CUDA Spotlight: Anne Elster

Anne Elster

GPU-Accelerated Imaging and Simulations

This week's Spotlight is on Anne C. Elster.

Anne is an Associate Professor at the Norwegian University of Science and Technology (NTNU), a CUDA Research Center and CUDA Teaching Center, where she runs the HPC-Lab (Heterogeneous and Parallel Computing Lab). She is also a Visiting Scientist at the University of Texas at Austin, a CUDA Teaching Center.

This interview is part of the CUDA Spotlight Series.

Q & A with Anne Elster

NVIDIA: Anne, what are some examples of projects you are working on at NTNU?
Anne: Most of our projects today are related to medical imaging and oil & gas simulations on heterogeneous computer systems. My lab has close collaborations with Statoil, SINTEF Med Tech and the Department of Medical Imaging at our Medical School.

In addition, we have developed a nice real-time 3D snow simulation that we continue to add features to. This simulation can be used as a visual test-bed for numerical algorithms, terrain interactions, road planning and more.

At GTC 2013, we demonstrated how the snow simulation calculates 4+ million particles being affected by the wind field and terrain in real-time by harnessing the compute power of GPUs. We are also experimenting with adding SPH and other fluid techniques to simulate avalanches etc. [Read more about it here.]

NVIDIA: What are the advantages of GPU computing?
Anne: My group at NTNU started harnessing the processing power of the GPU in 2006, back before CUDA was available. Even in those early days, we realized that GPU computing offers a lot of computational power at a low energy and $$ cost by leveraging technology that was originally motivated by the video game industry.

NVIDIA: What's on the horizon in the world of GPU computing?
Anne: Multi- and many-core systems based on GPU technology will continue to become even more omnipresent. The increased computational power of smaller and smaller devices integrated with sensor technology will lead to applications we have not even thought of yet, and could, for instance, enable complicated biometric algorithms to replace keys, ID cards and pin codes, etc.

NVIDIA: Can you share any programming techniques or tips with us?
Anne: I always tell my students that when programming for performance the key is, like in real estate, location, location, location. The closer to the processing cores your data is the better your application will perform. This is, of course, also true in CUDA. If you use a traditional GPU system over the PCIE bus, you really want to try to fit as much of the data needed at all times on the GPU RAM.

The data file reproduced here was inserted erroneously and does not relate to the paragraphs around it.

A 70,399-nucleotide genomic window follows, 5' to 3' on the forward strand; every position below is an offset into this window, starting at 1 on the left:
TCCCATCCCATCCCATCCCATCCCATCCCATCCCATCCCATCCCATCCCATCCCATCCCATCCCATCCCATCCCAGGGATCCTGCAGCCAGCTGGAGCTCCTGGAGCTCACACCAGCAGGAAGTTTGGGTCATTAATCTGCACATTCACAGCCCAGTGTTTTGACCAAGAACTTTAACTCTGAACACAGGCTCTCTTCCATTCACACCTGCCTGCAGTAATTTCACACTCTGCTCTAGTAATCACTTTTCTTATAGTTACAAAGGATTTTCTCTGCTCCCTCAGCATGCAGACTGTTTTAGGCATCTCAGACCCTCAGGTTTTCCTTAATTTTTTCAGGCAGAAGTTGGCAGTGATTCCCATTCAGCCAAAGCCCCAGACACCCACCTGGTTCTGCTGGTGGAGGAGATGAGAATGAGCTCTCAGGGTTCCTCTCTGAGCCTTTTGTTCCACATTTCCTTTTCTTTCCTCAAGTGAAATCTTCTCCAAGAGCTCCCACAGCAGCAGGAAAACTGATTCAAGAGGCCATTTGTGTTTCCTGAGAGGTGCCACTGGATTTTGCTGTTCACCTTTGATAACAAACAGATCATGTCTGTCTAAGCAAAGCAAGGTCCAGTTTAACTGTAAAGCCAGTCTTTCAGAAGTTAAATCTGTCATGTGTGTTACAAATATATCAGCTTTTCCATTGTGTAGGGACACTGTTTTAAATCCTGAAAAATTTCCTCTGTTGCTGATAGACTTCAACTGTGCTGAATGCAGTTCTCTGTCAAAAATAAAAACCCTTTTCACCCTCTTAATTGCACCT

NVIDIA: What courses do you teach?
Anne: This semester I am teaching a compilers course with over 60 students and a Ph.D. course with seven students on heterogeneous and cloud computing. Each fall I teach the parallel computing class I developed. Last fall, this course had 54 students, each of whom completed the programming assignments and final exam.

I currently supervise four Ph.D. students at NTNU and co-supervise another four, including one (defacto) at the University of Texas at Austin where I spend each summer and my sabbaticals as a visiting scientist. In addition, I supervise nine masters students. More than 25 of my graduate students have completed theses on GPU and heterogeneous computing.

NVIDIA: Why do you like teaching?
Anne: It is very rewarding to see young minds get excited about technology. I also feel it is very important for our computer science students to learn about compiler and parallel programming given how fast the industry is moving with multi- and many-core systems, in everything from supercomputers to workstations to handheld devices.

NVIDIA: What is your advice for young people who are just learning about coding?
Anne: I know that not everyone agrees with me, but I want students to experience MPI programming before learning CUDA, OpenCL or even OpenMP. MPI forces the students to think about data locality and, in my opinion, helps them become better programmers. I teach my parallel computing class this way.

Bio for Anne Elster

Dr. Elster is an Associate Professor at the Norwegian University of Science and Technology (NTNU), where she runs the HPC-Lab (Heterogeneous and Parallel Computing Lab). She is also a Visiting Scientist at the University of Texas at Austin.

She served on the MPI standards committees (MPI and MPI-2) for Cornell and Schlumberger, respectively, and became a Senior Member of the IEEE in 2000. She has worked with GPGPU computing since 2006 and is the PI for NTNU's and UT Austin's CUDA Teaching Centers as well as the CUDA Research Center at NTNU.

Dr. Elster holds M.S. and Ph.D. degrees in Electrical Engineering from Cornell University where she explored various HPC systems in the late 1980s and early 1990s. After graduating from Cornell, she worked for Schlumberger in Austin before returning to academia via the University of Texas at Austin in 1997.

Relevant Links

Contact Info
Elster [at] idi.ntnu [dot] no